Across projects in the region, we have seen female employment targets and outcomes between 10-20% of the construction workforce on a project, relative to a baseline that is actually as often as low as zero. They are performing core construction and technical functions. To get there, sponsors have to design and execute training programs, often for both men and women, necessarily benefiting more people than the project can employ but providing skills and certifications to all participants, broadening the impact of the program.

Beyond the estimates above, there is actually hardly any data available on female employment in construction in Latin America. The first wave of sponsors are really working without precedent, often with ambivalent contractors, and with cost estimates that are rarely based on historical experience. Incentive structures can accommodate uncertainties and help them develop confidence in their ability to design and deliver ambition female workforce programs. As they do so, it will become easier for them to make demands of contractors — the natural owners of construction focused workforce development — for gendered labor outcomes in future bids.

Incentives can also encourage critical strategies that support recruitment and retention of women.  These include childcare, facilities (bathrooms and locker rooms can be dealbreakers), sexual harassment policies and workplace safety initiatives, as well as post project career guidance. 

Actions to disseminate lessons learned among project and sector stakeholders may also help, especially with contractors and their industry associations, and other sponsors, but also local agencies and vocational training organizations with a vested interest in (female) workforce development and renewable energy.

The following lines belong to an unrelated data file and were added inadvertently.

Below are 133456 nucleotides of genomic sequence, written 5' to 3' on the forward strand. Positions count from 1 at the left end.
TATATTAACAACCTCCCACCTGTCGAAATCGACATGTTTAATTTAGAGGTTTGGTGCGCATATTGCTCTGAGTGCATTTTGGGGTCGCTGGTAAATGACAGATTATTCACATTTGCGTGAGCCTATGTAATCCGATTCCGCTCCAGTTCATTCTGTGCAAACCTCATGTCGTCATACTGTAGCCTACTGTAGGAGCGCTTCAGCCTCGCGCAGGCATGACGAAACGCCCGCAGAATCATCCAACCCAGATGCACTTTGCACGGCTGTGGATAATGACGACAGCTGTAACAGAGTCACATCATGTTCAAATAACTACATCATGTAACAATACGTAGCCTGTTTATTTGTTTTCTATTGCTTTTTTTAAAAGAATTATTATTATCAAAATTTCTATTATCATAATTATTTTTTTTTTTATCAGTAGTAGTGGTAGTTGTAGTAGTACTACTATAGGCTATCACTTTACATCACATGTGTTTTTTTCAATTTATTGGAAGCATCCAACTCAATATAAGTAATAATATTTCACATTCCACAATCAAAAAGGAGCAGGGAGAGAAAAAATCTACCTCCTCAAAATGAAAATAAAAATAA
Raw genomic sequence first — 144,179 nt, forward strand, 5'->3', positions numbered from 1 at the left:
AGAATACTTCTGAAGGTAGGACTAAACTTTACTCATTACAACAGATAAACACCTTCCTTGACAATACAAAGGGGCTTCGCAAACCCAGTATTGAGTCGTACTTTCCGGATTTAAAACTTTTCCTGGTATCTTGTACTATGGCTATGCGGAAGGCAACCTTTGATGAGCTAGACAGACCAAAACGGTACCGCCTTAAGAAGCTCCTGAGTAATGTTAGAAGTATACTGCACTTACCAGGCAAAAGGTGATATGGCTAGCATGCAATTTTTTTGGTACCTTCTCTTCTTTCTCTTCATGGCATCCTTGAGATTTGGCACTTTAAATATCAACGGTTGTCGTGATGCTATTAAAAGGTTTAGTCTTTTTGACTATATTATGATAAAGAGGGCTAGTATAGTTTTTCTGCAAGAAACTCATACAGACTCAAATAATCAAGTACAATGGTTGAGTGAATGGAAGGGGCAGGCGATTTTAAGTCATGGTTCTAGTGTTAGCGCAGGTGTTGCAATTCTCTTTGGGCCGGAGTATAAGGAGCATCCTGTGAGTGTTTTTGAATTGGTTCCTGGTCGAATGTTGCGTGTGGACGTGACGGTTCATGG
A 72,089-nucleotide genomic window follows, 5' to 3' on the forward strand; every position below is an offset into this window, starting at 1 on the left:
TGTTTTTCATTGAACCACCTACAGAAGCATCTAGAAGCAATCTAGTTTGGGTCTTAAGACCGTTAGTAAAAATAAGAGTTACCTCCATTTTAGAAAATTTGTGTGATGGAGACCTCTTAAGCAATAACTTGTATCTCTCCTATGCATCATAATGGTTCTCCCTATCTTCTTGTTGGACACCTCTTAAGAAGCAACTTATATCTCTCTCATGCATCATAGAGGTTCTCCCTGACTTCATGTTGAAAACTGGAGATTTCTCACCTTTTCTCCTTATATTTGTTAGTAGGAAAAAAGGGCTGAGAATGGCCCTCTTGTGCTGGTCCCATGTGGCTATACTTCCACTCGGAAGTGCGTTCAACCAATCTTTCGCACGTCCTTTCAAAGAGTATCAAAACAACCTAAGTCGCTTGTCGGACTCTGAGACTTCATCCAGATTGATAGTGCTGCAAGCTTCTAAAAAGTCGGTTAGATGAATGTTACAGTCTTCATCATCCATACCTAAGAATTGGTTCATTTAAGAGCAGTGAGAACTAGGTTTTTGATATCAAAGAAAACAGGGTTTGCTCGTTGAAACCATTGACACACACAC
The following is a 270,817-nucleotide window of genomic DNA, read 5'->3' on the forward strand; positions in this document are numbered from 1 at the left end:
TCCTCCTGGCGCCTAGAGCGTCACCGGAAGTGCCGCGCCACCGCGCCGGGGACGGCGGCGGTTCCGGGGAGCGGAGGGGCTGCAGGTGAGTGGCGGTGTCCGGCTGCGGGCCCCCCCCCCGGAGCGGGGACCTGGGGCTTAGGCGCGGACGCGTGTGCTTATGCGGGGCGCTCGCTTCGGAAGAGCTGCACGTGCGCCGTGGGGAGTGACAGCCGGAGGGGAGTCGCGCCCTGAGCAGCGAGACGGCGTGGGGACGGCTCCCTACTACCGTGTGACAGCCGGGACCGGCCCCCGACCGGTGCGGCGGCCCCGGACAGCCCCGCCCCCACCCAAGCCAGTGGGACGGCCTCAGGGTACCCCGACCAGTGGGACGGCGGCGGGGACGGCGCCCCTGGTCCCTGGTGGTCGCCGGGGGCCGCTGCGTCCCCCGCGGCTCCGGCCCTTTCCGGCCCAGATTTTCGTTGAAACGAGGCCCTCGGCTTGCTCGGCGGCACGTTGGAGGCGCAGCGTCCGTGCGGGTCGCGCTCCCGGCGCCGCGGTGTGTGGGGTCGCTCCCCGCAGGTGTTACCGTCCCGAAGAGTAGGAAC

For example, in the New Juazeiro Solar Bifacial PV Project in Brazil IDB Invest designed a tiered incentive structure with resources from the Climate Investment Funds (CIF) and the Canadian Climate Fund for the Private Sector in the Americas (C2F).  This mechanism supported the sponsor not only to hit targets for female training and employment, but also to both document lessons learned and best practices as well as sharing them in workshops with the EPC contractor, industry peers, and vocational training institutions

Taken together, successful private sector-led workforce development programs in renewable energy projects can provide a powerful signalling effect to all stakeholders, including lenders, that women can be recruited, trained, and employed in renewable energy projects at scale and that workplace conditions can be improved to support recruitment and retention.

As the energy transition takes hold in LAC, sponsors and lenders should recognize the influence they can actually have on construction markets. There’s an opportunity for sponsors, lenders and donors to support a just transition, and also the growth of the supply chains necessary for that transition.  IDB Invest has had early successes in developing incentives products with blended finance resources to support first-mover sponsors, but we are still learning, and we look forward to sharing new lessons with you soon.

 

Authors

Elee Muslin

Elee Muslin is a Lead Investment Officer at IDB Invest specializing in blended finance. He has been a fund manager for the Canadian Climate Fund fo

Jimena Serrano

Jimena Serrano is a gender, diversity and inclusion officer in the IDB Invest Advisory Services team in Washington DC. Since 2015, she has advised

Gender